No matter when your annual insurance policies begin or end, the new calendar year is always a good time for an insurance checkup. Pull out your policies, get your broker on speed dial, and consider these questions:
Did You Hire Any New Employees?
New employees can affect your insurance policies in many different ways:
Workers compensation payroll may be increased, resulting in an increase in premium at audit.
Auto insurance: while most new employees don’t affect your insurance premium, a new driver with a questionable or bad driving record could increase your premium or put your coverage in jeopardy. All new employees should be added as drivers to your policy upon hire, even if you don’t think they will be driving.
General Liability: more employees means more work completed, which could result in more revenue. This could increase your premium at audit.
Did You Move?
If your office moved, did you inform your broker or insurance company? A larger or smaller premises may affect your liability insurance premium. The materials and construction of your office structure have an effect on your insurance premium, so it is important to inform your broker if you have moved.
Real property coverage is not transferable so if the wrong location address is on your property insurance policy you may be paying for coverage on a building and business personal property that will not be valid in the event of a claim.
Flood insurance is also not transferable, so you will need to cancel your old policy and purchase new coverage on the current location. Other types of nontransferrable coverage include boiler and machinery and earthquake.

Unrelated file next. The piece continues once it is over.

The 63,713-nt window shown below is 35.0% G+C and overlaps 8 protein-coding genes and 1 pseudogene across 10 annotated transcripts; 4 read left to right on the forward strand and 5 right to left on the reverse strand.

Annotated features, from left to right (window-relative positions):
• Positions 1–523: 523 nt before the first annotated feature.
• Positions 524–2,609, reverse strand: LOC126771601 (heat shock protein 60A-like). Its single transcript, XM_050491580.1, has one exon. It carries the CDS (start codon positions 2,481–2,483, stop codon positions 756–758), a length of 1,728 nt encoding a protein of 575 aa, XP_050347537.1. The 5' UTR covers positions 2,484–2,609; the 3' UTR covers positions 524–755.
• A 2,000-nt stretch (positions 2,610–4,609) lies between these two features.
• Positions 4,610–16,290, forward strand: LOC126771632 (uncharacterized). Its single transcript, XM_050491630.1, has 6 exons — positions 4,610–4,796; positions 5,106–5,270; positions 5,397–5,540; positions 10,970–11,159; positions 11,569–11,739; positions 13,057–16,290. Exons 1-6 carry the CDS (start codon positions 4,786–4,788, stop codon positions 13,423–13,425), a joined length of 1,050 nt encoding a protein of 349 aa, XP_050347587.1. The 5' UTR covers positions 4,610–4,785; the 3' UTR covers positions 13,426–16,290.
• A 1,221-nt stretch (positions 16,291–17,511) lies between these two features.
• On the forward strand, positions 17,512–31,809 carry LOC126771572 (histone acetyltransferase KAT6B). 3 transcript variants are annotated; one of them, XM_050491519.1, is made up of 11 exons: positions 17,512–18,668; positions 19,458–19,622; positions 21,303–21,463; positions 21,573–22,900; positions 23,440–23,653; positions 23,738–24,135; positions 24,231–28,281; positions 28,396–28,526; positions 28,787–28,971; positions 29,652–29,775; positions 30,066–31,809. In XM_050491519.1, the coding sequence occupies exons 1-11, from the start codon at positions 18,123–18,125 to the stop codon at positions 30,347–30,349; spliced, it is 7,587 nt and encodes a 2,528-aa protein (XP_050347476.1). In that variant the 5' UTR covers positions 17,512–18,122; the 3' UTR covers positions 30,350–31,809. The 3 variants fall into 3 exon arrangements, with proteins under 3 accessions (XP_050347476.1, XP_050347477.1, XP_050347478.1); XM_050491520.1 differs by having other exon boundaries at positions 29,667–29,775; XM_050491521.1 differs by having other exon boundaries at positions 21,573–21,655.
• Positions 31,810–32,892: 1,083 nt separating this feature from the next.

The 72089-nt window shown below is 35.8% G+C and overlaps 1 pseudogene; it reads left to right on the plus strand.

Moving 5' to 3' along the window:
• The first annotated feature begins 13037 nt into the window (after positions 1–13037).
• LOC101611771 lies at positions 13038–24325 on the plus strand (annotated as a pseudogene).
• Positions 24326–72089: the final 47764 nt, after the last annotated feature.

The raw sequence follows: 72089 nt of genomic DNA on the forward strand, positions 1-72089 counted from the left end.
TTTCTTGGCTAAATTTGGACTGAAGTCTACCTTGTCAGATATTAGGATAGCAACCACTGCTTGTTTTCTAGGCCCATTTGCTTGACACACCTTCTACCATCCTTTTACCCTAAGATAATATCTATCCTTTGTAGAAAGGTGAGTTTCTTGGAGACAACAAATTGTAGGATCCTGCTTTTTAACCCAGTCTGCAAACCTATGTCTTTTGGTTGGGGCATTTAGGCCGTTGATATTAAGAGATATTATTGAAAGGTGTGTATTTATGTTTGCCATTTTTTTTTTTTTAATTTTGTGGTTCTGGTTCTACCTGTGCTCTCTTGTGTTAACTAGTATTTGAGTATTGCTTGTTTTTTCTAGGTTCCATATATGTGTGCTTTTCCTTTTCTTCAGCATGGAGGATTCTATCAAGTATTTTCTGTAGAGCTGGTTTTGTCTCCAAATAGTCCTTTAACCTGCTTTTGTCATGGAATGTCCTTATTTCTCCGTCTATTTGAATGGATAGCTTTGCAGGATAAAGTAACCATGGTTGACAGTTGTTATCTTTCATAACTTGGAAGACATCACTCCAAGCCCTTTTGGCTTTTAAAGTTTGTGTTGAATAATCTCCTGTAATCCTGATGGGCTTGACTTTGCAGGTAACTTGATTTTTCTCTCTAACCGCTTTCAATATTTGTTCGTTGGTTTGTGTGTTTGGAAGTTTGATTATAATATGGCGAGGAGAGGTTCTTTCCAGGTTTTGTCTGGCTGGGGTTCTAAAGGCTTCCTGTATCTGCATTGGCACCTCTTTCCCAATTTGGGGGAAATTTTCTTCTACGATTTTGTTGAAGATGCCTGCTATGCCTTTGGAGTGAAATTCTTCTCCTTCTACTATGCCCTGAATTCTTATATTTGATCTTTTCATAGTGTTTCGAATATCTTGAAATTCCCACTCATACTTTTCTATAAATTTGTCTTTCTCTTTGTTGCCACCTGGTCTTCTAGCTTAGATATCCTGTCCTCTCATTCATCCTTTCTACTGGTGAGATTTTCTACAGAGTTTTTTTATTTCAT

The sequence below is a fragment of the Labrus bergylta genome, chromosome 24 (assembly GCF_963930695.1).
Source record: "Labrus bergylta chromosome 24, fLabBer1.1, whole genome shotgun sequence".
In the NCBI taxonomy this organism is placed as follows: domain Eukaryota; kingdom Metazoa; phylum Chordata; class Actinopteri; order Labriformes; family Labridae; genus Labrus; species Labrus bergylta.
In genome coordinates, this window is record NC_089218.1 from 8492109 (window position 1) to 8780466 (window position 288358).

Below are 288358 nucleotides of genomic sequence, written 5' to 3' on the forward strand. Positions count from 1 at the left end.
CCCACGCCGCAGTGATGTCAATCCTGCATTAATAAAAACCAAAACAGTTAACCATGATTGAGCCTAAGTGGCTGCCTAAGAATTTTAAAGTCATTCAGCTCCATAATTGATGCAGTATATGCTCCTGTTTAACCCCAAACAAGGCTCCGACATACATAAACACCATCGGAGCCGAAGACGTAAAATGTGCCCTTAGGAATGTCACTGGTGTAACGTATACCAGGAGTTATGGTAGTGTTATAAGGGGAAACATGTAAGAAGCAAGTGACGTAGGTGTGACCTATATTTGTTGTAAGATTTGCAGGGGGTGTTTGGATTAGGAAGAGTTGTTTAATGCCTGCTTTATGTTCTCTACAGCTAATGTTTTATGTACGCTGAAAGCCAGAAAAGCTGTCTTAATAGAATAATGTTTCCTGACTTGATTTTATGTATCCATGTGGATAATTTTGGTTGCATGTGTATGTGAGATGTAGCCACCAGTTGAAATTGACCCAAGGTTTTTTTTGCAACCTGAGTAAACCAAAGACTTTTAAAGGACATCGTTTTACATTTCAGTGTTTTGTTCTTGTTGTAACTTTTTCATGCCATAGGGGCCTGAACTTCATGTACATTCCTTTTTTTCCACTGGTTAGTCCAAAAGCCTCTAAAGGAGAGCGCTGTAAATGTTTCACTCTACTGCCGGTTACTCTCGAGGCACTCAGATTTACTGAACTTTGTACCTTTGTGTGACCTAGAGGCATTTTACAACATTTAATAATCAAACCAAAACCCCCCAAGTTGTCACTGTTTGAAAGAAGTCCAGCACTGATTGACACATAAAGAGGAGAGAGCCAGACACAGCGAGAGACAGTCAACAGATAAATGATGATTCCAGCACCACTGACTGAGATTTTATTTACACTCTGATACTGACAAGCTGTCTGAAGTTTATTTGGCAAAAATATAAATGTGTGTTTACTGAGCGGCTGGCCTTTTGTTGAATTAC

Did You Add a New Location?
Many policies offer a small window of coverage for newly acquired locations, usually 90 days or less. Once that time has elapsed, these locations should be scheduled on your policies in order to have coverage in force. It should be noted that the automatic coverage may not be sufficient insurance for the new location.
Adding a new location in a different state or country will complicate matters, so talk to your broker if you have any new locations to report.
Did You Purchase A New Vehicle?
A few, but not all, carriers include 30 days of coverage for a newly purchased vehicle, but then the vehicle must be scheduled on the policy or coverage is voided. Check your policy documents to be sure that all vehicles are scheduled on your policy.
Now is also a good time to check the glove compartment of each vehicle and make sure you can find the auto ID card. Your broker can provide you with new copies if needed.
How Are Your Finances?
While you are closing out your year-end books, now is a good time to review your financials. The following policies are usually based on financial information:
- General Liability: Your policy may be based on sales, gross receipts, payroll or cost of work. Often these amounts are future estimates.
- Workers Compensation: Since this policy is based on estimated payroll, it is typically audited at policy year end.
Adjusting these figures midterm based on current data can result in more accurate premium during the year and less likelihood of a large additional or return premium on an audit. Talk to your broker if your sales, payroll or costs look like they will be different from what is on your policy.